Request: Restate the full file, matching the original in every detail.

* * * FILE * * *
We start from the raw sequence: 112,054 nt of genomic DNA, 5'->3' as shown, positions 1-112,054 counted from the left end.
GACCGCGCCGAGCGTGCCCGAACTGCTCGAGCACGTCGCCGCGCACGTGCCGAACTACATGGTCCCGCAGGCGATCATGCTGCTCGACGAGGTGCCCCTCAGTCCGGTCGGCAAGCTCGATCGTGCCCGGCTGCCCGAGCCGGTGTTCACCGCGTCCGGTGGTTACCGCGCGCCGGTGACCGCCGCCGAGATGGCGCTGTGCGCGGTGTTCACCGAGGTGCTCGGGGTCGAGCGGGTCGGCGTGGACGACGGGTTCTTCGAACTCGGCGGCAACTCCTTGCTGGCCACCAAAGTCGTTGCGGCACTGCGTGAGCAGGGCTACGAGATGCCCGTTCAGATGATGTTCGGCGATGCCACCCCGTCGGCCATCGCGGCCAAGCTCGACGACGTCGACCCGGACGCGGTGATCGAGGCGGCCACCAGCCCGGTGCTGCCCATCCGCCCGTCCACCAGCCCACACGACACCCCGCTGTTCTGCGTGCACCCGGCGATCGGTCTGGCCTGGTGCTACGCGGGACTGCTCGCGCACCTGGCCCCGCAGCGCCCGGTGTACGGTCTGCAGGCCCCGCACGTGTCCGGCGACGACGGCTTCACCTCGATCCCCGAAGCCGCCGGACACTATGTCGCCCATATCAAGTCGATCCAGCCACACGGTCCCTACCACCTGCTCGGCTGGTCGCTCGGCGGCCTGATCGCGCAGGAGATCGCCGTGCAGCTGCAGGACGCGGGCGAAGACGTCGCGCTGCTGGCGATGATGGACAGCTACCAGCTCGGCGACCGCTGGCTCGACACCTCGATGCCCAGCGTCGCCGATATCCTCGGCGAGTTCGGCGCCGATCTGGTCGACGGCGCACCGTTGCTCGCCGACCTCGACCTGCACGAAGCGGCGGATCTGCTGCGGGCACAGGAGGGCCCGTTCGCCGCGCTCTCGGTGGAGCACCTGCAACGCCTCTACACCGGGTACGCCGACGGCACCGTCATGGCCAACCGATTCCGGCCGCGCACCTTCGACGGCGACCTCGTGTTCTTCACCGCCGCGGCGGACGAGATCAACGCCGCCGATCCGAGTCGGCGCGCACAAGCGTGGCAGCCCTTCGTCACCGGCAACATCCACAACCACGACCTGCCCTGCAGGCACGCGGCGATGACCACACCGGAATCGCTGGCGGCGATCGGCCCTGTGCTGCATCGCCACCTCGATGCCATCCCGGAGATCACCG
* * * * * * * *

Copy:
We start from the raw sequence: 112,054 nt of genomic DNA, 5'->3' as shown, positions 1-112,054 counted from the left end.
GACCGCGCCGAGCGTGCCCGAACTGCTCGAGCACGTCGCCGCGCACGTGCCGAACTACATGGTCCCGCAGGCGATCATGCTGCTCGACGAGGTGCCCCTCAGTCCGGTCGGCAAGCTCGATCGTGCCCGGCTGCCCGAGCCGGTGTTCACCGCGTCCGGTGGTTACCGCGCGCCGGTGACCGCCGCCGAGATGGCGCTGTGCGCGGTGTTCACCGAGGTGCTCGGGGTCGAGCGGGTCGGCGTGGACGACGGGTTCTTCGAACTCGGCGGCAACTCCTTGCTGGCCACCAAAGTCGTTGCGGCACTGCGTGAGCAGGGCTACGAGATGCCCGTTCAGATGATGTTCGGCGATGCCACCCCGTCGGCCATCGCGGCCAAGCTCGACGACGTCGACCCGGACGCGGTGATCGAGGCGGCCACCAGCCCGGTGCTGCCCATCCGCCCGTCCACCAGCCCACACGACACCCCGCTGTTCTGCGTGCACCCGGCGATCGGTCTGGCCTGGTGCTACGCGGGACTGCTCGCGCACCTGGCCCCGCAGCGCCCGGTGTACGGTCTGCAGGCCCCGCACGTGTCCGGCGACGACGGCTTCACCTCGATCCCCGAAGCCGCCGGACACTATGTCGCCCATATCAAGTCGATCCAGCCACACGGTCCCTACCACCTGCTCGGCTGGTCGCTCGGCGGCCTGATCGCGCAGGAGATCGCCGTGCAGCTGCAGGACGCGGGCGAAGACGTCGCGCTGCTGGCGATGATGGACAGCTACCAGCTCGGCGACCGCTGGCTCGACACCTCGATGCCCAGCGTCGCCGATATCCTCGGCGAGTTCGGCGCCGATCTGGTCGACGGCGCACCGTTGCTCGCCGACCTCGACCTGCACGAAGCGGCGGATCTGCTGCGGGCACAGGAGGGCCCGTTCGCCGCGCTCTCGGTGGAGCACCTGCAACGCCTCTACACCGGGTACGCCGACGGCACCGTCATGGCCAACCGATTCCGGCCGCGCACCTTCGACGGCGACCTCGTGTTCTTCACCGCCGCGGCGGACGAGATCAACGCCGCCGATCCGAGTCGGCGCGCACAAGCGTGGCAGCCCTTCGTCACCGGCAACATCCACAACCACGACCTGCCCTGCAGGCACGCGGCGATGACCACACCGGAATCGCTGGCGGCGATCGGCCCTGTGCTGCATCGCCACCTCGATGCCATCCCGGAGATCACCG